In the February–March issue of Survival, James Dobbins discusses the need for progress towards nuclear disarmament; Kyle Johnson and Michael Jonsson analyse Colombia’s peace negotiations with the FARC; and Nigel Inkster examines China’s cyber capabilities. Also in the issue: Giorgio La Malfa on the eurozone crisis, Paul D. Miller on transition in Afghanistan and David P. Calleo on capitalism’s destructive side.

From £10.00
Product variations
Online Access, Digital Download & Print £30.00 + shipping (Inc VAT if applicable)
Online Access & Digital Download £20.00 (Inc VAT if applicable)
Print edition £10.00 + shipping (Inc VAT if applicable)
  • Why Eliminate Nuclear Weapons?

    On 5 April 2009 in Prague, US President Barack Obama asserted the United States’ commitment to ‘seek the peace and security of a world without nuclear weapons’. He was adding his voice and the efforts of his administration to the growing number of world leaders, citizens and civil-society organisations seeking the elimination of such weapons. Banning the bomb has been a passionate and often popular crusade since its creation and...
  • Russia, Syria and the Doctrine of Intervention

    Since the beginning of the Syrian crisis, there have been intermittent hopes that Moscow might play a constructive diplomatic role in resolving it. But the focus on Russia has been deeply misleading. Russia, for reasons that have little to do with Syria itself, was never going to be part of the solution to the crisis – at least on terms that the West and the Syrian opposition could accept. Further...
  • Noteworthy

    Birth of a nation? ‘The General Assembly is called upon today to issue a birth certificate of the reality of the state of Palestine’ Palestinian Authority President Mahmoud Abbas at the UN General Assembly ‘The world watched a defamatory and venomous speech that was full of mendacious propaganda against the Israel Defense Forces and the citizens of Israel … Someone who wants peace does not talk in such a manner.’ Prime Minister...
  • Chinese Intelligence in the Cyber Age

    In comparison with other major powers, relatively little has been written about the modern capabilities of the Chinese intelligence agencies. The public consciousness of Western audiences is certainly not infused with dramatic episodes equivalent to the United Kingdom’s code-breaking successes against Nazi Germany during the Second World War, or the spy/counter-spy narrative which characterised the Cold War. Within China itself, there is such a narrative, but it is situated squarely...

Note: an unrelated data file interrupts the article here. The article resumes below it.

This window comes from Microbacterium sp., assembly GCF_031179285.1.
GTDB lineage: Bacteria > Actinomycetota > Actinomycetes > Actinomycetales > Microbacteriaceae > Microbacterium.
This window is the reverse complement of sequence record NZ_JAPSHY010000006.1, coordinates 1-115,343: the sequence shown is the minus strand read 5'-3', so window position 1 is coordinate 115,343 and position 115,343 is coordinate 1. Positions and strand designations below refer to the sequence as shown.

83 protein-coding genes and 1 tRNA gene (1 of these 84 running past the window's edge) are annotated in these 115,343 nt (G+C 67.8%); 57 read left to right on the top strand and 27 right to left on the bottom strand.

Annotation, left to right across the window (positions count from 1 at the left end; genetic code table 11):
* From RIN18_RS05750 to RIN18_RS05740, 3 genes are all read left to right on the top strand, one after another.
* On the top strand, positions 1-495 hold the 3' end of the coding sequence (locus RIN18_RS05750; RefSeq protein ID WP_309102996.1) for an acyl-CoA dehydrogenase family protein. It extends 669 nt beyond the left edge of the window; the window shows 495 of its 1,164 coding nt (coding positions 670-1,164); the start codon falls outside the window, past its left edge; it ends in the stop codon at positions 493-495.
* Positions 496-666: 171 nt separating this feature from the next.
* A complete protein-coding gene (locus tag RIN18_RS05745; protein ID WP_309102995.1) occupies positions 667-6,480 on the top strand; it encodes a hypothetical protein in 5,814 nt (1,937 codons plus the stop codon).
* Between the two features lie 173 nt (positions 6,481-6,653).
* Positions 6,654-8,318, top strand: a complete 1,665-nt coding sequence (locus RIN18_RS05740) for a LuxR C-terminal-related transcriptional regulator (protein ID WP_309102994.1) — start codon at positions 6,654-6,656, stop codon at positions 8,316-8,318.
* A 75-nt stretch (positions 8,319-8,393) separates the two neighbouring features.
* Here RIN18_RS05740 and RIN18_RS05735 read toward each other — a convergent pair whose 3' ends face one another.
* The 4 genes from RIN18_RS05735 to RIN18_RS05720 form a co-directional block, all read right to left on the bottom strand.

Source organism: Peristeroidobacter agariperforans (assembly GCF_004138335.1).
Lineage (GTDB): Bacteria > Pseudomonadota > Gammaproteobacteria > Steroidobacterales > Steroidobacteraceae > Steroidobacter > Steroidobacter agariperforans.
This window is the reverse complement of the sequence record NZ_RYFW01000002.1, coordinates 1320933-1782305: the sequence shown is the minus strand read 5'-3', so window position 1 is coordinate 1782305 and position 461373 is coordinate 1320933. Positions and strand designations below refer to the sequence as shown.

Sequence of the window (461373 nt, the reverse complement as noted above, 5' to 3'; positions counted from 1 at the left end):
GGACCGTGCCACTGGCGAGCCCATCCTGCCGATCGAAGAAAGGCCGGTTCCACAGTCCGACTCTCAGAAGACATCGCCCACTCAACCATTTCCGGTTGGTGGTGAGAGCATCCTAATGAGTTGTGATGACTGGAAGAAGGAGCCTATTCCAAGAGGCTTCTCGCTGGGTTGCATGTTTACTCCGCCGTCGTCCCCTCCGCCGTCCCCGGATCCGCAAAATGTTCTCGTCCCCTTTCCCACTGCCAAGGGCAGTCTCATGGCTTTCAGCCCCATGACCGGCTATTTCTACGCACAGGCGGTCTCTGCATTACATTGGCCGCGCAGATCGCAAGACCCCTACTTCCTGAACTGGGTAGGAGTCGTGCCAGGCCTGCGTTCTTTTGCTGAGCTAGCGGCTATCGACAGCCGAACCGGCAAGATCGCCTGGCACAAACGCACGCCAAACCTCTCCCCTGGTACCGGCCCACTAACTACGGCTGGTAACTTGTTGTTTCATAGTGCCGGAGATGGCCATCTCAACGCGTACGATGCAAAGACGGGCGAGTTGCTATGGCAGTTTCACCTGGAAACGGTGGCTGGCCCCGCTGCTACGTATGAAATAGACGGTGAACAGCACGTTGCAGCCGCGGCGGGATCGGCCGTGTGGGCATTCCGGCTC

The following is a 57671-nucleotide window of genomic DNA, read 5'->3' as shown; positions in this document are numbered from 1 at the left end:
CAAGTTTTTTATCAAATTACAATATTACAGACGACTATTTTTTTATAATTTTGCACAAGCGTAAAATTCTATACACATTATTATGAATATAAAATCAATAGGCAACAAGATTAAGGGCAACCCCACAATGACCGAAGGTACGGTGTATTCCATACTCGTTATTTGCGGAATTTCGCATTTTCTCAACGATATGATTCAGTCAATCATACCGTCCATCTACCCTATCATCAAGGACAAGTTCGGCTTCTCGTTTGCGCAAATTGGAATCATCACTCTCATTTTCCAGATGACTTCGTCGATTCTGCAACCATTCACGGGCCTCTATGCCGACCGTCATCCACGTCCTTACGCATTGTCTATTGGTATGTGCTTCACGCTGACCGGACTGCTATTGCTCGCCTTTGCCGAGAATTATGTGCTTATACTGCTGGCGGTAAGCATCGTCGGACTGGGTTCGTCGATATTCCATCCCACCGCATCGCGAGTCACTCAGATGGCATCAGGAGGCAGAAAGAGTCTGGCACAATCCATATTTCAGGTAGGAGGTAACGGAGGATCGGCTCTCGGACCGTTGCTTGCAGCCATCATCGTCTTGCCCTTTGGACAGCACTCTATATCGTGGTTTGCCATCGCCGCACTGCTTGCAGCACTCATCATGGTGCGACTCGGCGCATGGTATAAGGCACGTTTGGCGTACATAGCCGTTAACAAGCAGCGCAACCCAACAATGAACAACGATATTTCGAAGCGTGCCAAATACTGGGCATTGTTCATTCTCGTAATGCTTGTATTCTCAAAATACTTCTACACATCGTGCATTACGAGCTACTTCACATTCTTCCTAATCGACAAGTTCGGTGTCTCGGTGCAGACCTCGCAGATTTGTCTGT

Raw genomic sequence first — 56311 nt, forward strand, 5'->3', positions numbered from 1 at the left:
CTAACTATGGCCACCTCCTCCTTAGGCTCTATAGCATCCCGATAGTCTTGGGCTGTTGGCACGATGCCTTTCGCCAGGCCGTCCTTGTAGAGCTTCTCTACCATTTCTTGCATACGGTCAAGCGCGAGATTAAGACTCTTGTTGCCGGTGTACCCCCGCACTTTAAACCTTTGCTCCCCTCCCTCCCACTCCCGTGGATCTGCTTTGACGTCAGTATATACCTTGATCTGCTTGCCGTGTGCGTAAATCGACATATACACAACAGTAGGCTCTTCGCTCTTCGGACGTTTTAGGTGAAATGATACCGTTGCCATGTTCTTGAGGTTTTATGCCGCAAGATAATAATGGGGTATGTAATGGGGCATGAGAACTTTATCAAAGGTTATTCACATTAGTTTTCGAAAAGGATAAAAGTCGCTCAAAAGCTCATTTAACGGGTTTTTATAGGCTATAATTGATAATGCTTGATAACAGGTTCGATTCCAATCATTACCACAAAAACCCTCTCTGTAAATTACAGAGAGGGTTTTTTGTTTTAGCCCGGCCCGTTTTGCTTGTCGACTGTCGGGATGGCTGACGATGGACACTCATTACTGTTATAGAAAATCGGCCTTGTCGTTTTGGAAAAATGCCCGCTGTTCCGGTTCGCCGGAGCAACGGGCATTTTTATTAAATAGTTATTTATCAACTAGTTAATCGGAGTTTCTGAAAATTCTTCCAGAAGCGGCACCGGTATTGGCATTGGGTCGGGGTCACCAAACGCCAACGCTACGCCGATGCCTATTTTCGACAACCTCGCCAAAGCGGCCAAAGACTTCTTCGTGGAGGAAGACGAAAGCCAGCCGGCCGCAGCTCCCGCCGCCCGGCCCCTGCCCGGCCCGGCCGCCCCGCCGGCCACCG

• Colombia: Ending the Forever War?

    Is the world’s longest active civil war finally coming to an end? In November 2012 the Colombian government and the left-wing guerrilla group Fuerzas Armadas Revolucionarias de Colombia (FARC) began full-fledged peace negotiations in Havana, Cuba. But the mood in Bogotá is ambivalent, with a yearning for peace tempered by a deep-seated distrust of FARC and its negotiating tactics. Developments over the past decade have brought Colombia to a point where...
  • The US and Afghanistan After 2014

    The United States is not scheduled to withdraw from Afghanistan in 2014. President Barack Obama made clear in his May 2012 speech in Kabul that the United States would continue to train Afghan security forces and undertake counter-terrorism operations, which are likely to require thousands of US troops to operate in the country for years to come. The year 2014 is a date for transition, not withdrawal, and the international...
  • Overcoming Obstacles to Peace

    Societies emerging from conflict face many obstacles to achieving enduring peace, economic development and political reform. These include sectarian divides, historical animosities, poverty, weak institutions and malign neighbours. Some analysts have found these local factors so various as to argue that there can be no generic approaches to post-conflict stabilisation and reconstruction (known more colloquially as nation-building). Others have argued that these obstacles are so daunting as to make the...